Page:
Committee guide: From refugees to SDGs: The challenges of EU development
The first half of this mandate secured some important victories, but the coming years are set to be particularly challenging, writes Linda McAvan.
Linda McAvan | Photo credit: European Parliament audiovisual
The first half of the current mandate will undoubtedly go down in history as one of the most turbulent moments for the EU, if not the world.
The aftermath of the 2008 crash has led to eurozone instability, falling or stagnant living standards for many, which in turn has promoted growing mistrust in the political establishment and, of course, Brexit.
Globally, a resurgent Russia, an EU-sceptic US President, conflict in the Middle East and fragile states in Africa have added to the cocktail of domestic pressures facing us.
These pressures have profoundly affected our committee’s work. Most pressing has been the unprecedented refugee and migration movements which have tested Europe’s solidarity as millions have fled conflict and poverty. No surprise then that the focus for our committee - and two of its key achievements - in the past two and a half years are both connected to forced displacement.
The first focus, education in emergencies, was chosen as a priority at the end of 2015 in response to the crisis where millions of children and young people living in refugee situations were missing out on their entire school life.
At that point, education spending as a percentage of humanitarian aid was just two per cent. Given the importance of education, which gives refugee children some sense of normality as well as future life skills, we set our goal to double this aid.
With an all-party consensus and tremendous support from European humanitarian aid and crisis management Commissioner Christos Stylianides, we are now on track to reach a target of six per cent for 2017.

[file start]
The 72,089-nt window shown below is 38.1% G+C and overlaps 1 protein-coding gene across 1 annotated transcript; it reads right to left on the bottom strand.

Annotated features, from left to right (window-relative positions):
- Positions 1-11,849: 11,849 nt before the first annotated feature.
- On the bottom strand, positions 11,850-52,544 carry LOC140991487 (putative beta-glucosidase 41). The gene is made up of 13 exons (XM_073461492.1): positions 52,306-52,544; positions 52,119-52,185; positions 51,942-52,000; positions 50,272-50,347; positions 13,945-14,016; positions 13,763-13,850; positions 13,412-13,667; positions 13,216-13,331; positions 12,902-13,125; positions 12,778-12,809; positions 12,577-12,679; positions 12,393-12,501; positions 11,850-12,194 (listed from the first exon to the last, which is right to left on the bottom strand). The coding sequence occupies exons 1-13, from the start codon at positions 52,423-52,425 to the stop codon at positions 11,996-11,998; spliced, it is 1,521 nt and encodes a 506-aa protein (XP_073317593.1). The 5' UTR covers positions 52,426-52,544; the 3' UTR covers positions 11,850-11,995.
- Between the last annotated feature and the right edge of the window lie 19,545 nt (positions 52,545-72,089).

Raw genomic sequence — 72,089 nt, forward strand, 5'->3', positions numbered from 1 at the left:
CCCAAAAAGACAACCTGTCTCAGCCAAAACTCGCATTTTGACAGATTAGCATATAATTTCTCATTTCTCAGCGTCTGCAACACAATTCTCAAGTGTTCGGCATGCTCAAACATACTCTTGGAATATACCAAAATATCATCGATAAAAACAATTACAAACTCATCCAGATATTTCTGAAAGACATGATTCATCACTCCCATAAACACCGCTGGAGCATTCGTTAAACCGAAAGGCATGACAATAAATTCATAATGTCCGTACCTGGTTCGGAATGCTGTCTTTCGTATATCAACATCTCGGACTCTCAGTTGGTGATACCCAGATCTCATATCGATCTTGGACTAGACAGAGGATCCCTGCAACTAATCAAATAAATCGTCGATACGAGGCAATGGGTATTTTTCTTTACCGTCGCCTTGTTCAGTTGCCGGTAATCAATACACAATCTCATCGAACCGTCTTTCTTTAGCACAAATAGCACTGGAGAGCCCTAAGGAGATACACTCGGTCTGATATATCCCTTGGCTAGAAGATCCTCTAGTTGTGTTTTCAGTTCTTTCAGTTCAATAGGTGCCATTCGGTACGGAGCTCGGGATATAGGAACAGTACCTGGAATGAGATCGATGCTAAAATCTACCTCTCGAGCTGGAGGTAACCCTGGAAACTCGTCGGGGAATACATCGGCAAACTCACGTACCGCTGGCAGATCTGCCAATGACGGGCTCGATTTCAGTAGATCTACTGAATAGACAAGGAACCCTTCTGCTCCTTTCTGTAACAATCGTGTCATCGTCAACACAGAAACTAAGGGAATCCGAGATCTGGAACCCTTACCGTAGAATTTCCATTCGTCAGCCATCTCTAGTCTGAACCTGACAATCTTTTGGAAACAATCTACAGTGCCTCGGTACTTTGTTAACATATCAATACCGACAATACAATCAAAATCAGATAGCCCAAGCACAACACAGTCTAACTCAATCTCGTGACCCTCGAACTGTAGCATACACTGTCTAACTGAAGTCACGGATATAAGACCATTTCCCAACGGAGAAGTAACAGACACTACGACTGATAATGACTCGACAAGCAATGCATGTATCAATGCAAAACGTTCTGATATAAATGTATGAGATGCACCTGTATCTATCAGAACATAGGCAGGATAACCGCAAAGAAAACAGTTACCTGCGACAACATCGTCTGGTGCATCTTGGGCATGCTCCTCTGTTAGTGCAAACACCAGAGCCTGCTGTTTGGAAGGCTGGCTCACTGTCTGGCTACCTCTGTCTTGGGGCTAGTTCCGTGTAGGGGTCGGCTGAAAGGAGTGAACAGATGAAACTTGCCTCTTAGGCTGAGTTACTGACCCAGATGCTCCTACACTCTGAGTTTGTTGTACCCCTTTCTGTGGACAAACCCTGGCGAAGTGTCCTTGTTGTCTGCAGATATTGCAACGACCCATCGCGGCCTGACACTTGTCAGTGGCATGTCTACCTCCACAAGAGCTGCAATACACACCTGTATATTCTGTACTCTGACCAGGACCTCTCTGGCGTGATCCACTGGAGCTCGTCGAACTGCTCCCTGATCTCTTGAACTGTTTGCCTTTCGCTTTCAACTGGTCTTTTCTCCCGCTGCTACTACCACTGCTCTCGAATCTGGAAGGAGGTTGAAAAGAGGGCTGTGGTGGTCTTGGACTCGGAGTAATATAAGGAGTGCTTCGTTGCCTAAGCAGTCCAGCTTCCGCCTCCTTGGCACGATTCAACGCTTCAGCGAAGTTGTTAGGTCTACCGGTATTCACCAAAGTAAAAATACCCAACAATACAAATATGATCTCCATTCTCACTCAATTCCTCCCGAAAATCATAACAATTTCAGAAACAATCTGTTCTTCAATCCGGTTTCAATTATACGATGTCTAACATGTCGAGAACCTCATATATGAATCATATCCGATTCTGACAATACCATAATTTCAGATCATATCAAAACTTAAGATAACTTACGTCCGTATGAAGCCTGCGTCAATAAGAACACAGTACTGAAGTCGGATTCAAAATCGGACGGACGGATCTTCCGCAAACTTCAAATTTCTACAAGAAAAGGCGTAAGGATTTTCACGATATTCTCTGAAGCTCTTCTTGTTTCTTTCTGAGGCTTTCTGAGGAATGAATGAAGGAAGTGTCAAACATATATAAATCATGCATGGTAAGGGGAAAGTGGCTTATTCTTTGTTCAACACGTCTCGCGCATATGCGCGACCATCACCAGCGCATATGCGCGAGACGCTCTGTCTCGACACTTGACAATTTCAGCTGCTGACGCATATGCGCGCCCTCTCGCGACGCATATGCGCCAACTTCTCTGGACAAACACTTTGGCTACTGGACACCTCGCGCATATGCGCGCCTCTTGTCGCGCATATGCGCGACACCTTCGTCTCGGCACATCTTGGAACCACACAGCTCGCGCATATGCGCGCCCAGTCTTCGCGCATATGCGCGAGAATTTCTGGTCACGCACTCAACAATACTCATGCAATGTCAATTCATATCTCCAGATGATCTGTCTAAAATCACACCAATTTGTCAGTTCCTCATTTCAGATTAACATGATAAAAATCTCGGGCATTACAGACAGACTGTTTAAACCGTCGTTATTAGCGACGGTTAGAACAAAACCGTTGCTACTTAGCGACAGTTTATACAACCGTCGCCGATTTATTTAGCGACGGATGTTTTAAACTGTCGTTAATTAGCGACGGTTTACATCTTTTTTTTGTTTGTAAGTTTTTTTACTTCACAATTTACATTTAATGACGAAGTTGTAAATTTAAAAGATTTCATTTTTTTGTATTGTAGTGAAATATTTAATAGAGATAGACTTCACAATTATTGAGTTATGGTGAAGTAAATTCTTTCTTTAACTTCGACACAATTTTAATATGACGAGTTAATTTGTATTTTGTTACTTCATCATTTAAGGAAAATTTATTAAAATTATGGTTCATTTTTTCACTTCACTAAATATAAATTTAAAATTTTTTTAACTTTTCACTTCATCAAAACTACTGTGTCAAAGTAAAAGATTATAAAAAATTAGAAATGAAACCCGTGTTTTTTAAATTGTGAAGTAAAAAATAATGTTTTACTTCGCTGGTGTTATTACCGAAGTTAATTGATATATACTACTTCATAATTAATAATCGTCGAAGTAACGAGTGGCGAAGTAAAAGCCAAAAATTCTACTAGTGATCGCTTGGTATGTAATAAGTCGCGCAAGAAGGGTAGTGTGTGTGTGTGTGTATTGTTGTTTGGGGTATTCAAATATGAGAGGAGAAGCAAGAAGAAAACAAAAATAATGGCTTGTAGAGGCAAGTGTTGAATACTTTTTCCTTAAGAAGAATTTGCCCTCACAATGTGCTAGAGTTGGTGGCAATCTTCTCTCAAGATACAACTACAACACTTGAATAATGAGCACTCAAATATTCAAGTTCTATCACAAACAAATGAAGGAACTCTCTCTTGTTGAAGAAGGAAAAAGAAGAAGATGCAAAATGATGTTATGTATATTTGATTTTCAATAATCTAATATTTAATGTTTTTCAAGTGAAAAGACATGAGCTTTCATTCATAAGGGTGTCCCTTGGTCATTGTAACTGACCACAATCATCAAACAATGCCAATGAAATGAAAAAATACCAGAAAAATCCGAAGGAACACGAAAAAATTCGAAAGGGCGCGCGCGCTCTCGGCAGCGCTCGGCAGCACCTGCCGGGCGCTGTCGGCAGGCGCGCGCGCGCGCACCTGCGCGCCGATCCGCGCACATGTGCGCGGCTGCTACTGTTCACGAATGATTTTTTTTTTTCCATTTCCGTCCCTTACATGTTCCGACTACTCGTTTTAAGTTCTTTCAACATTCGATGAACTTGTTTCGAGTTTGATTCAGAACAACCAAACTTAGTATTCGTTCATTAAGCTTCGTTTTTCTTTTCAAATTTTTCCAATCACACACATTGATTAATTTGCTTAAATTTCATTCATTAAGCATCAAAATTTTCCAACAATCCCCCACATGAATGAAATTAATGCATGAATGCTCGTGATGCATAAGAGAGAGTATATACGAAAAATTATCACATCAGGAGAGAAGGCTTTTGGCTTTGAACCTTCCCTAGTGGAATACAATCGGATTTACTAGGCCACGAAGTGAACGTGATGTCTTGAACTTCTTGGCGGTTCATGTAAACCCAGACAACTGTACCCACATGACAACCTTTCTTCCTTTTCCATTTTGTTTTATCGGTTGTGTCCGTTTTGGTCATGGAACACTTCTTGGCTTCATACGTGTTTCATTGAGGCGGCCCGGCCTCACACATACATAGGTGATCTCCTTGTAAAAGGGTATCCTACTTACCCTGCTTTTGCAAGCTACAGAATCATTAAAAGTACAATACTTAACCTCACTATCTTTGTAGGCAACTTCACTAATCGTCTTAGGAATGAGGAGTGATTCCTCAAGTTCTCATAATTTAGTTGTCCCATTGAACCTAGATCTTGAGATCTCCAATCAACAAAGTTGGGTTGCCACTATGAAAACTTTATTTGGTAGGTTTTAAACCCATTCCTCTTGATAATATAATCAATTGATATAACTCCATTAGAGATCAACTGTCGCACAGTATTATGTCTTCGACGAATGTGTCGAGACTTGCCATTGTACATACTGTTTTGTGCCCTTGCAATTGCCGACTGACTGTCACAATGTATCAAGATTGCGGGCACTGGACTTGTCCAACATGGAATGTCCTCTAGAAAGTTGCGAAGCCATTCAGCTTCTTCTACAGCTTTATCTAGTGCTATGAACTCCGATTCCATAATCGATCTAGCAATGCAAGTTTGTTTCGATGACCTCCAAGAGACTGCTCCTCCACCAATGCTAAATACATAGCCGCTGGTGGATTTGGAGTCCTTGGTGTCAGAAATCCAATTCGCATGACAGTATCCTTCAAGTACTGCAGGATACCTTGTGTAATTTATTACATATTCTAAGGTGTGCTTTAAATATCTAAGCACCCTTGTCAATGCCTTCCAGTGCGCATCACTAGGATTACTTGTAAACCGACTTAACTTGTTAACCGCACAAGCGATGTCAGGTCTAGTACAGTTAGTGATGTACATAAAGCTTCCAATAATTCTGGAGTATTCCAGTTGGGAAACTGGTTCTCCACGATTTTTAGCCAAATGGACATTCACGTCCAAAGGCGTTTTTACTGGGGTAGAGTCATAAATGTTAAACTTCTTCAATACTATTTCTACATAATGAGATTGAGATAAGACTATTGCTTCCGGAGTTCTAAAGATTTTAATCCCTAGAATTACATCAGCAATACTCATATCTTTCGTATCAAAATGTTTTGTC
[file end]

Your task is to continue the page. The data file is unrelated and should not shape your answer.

The second focus was to get emergency funding for refugees in EU countries like Greece, struggling to cope with the unprecedented flow of refugees.
Normally, the funding and expertise of the EU’s humanitarian arm, DG ECHO, could only be used outside the EU’s borders, reducing avenues to funding for NGOs.
Responding to these concerns, Council and the Commission agreed to extend ECHO support to refugees in Greece and other affected countries.
There are still many problems, but at least now the EU institutions are pulling together to improve the situation - and MEPs are carefully monitoring developments.
There were also two important landmarks during the first half of this mandate. First, the European year of development (EYD) in 2015 was an opportunity to showcase the EU’s work as the world’s biggest aid donor. Second, 2015 saw the adoption of the new UN 2030 agenda and sustainable development goals (SDGs) - this represented a global rethink in development policy.
The second half of our mandate will be dominated by translating the SDGs into concrete policies. MEPs have been clear that implementing the SDGs requires reimagining not just EU development policies, but the EU’s internal policies as well.
This is now happening, starting with a new European consensus on development, currently under negotiation with the hope that an agreement will be reached by Council, Parliament and the Commission this summer. Ensuring these initiatives are properly funded is essential.